Economics Professor: Don’t Let A Crisis Go To Waste, Use It To End Fractional Reserve Banking [libertariannews]


I suspect only Austrian economists and other proponents of a free-banking system would correctly identify Jimmy Stewart’s George Bailey as the villain in the 1946 film, It’s a Wonderful Life. George Bailey, a villain? How can a man who devoted his life to helping the people of Bedford Falls achieve the American dream of owning a home be the villain in such a heartwarming tale? Well, he and Milburn Drysdale, the Beverly hillbillies’ banker, are fractional-reserve bankers.

In fractional-reserve banking, demand deposits can be lent out or held. The reserve ratio is the percentage of demand deposits banks must hold. The Federal Reserve, the central bank of the U.S., set this ratio at 10% in 1992. This policy means banks only have to back up 10% of their customers’ demand deposits with cash. This cash is called required reserves. If this is less than reserves, the difference in the two is referred to as excess reserves. For example, required reserves equal $1 billion at a bank with $10 billion in demand deposits. If such a bank has $2.5 billion in reserves, it has $1.5 billion in excess reserves because it has lent out $7.5 billion. So, fractional bankers like Bailey and Drysdale are legally allowed to treat most of their customers’ money as their own.

In episode 18 of season seven of Seinfeld, fractional reserve banking is lampooned with the famous Austrianfractional reserve parking lot analogy. In this episode, George and Kramer discover their cars are being lent to others by Jiffy Park. Although a procurer had been selling tricks out of George’s car, it was mostly available upon demand. Kramer wasn’t so lucky. When he demands his deposit, the parking lot meets this demand by supplying another’s pink Cadillac Eldorado deposit. Regulating parking lots like banks in a fractional reserve system means lots can lend cars to people other than their owners. George and Kramer agreed to this because Jiffy Park spaces were just $75 a month, and they didn’t read the fine print. Of course the analogy is overly simplistic because cars are not homogenous. Nonetheless, if you think of your money as your money, allowing a bank to lend it to others makes as much sense as allowing Jiffy Park to lend your car to adult service provider procures.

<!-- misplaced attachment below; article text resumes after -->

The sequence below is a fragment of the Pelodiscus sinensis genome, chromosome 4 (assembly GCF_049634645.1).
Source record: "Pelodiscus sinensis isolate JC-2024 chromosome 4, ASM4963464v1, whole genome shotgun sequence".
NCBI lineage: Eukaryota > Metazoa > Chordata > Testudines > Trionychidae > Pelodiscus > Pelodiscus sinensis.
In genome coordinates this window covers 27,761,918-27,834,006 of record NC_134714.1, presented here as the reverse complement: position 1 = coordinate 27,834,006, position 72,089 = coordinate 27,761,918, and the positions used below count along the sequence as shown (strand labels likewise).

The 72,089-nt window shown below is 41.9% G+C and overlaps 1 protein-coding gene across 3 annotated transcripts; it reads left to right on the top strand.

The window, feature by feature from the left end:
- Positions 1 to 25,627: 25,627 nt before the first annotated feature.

Fractional-reserve banking is also inflationary because banks lend money into existence. With the reserve ratio at 10%, a $100 deposit in Bill’s checking account can metastasize into as much as $1,000 in new money. To see this, imagine Bill’s bank lending out $90 of his money to Jill, a student who needs to buy a graphing calculator. By law, the bank can lend up to this amount because it must keep at least $10 in reserve. If Jill buys the calculator from Buy-Mart, the store deposits the sale in its bank. Buy-Mart’s bank keeps $9 in reserve and loans Jack $81 to buy tickets to a Broadway show. The ticket office deposits the sale in its bank, which lends $72.90 to a borrower to buy a used lawnmower. After just three rounds, banks create an additional $243.90 by lending it into existence. After 100 rounds, the $100 deposit is two cents shy of $1000.

Fractional-reserve banking is inherently unstable because its proponents assume depositors will not withdraw more than 10% in a given day. In addition, the bank lending example above illustrates that demand deposits are a house of cards, which can implode at any moment. This is why fractional-reserve banking is prone to bank runs and failures. In order to mitigate this risk, a government regulates and oversees commercial banks, and provides deposit insurance. Because these activities are not sufficient, a central bank is set up to be a lender of last resort. To better understand why central banking is deemed necessary in a fractional-banking system, one must grasp how our central bank, affectionately known as the Fed, functions under various scenarios. In the macroeconomic principles course I regularly teach, I refer to these as historic, normal, emergency, and crisis modes.

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